The non-availability of a payment mechanism casts a shadow on the viability of the much-awaited agreement, dawn.com reported.
In April 2017, officials of State Bank of Pakistan’s (SBP) visited Iran and signed a banking payment agreement. Based on this agreement, the central banks of the two countries will have to authorize banks for undertaking trade transactions.
The Iran-Pakistan Preferential Trade Agreement (PTA) was signed on March 4, 2004. The agreement came into force on Sept 1, 2006 and has been operational since then.
Under the existing PTA, Pakistan utilized concessions on 17 tariff lines out of 334 tariff lines in 2016. Due to this utilization, Pakistan has provided a wish list of 153 tariff lines to Iran and requested deepening the margin of preferences (MoP) on 22 items which are already in the PTA.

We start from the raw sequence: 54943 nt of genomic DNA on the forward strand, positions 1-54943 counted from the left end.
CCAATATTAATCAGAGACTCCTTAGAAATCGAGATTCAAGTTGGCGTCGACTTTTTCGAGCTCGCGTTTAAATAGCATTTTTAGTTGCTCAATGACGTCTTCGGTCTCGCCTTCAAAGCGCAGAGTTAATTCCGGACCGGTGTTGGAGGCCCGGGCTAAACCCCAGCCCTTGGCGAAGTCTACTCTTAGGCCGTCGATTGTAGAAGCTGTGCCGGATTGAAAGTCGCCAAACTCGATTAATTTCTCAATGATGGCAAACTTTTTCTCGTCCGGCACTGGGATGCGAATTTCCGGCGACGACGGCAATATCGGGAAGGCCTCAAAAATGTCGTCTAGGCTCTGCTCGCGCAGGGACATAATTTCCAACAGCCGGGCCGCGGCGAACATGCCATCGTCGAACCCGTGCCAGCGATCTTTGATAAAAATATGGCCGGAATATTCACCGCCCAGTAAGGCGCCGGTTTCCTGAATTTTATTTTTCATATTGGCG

To reciprocate, Iranian also provided a wish list of 80 items seeking an MoP from Pakistan.
Rice has the highest trade potential among Pakistan's exports to Iran. In 2009, rice exports constituted 80 percent of Pakistan's total exports to Iran.
Other products with a high trade potential are medical instruments, cotton fabric and woven fabric of cotton.
The data compiled by Pakistan showed exports worth $36 million and imports of $284 million.
Currently, 'hundi' and 'hawala' are the most popular mode of payment used for trade between the two countries.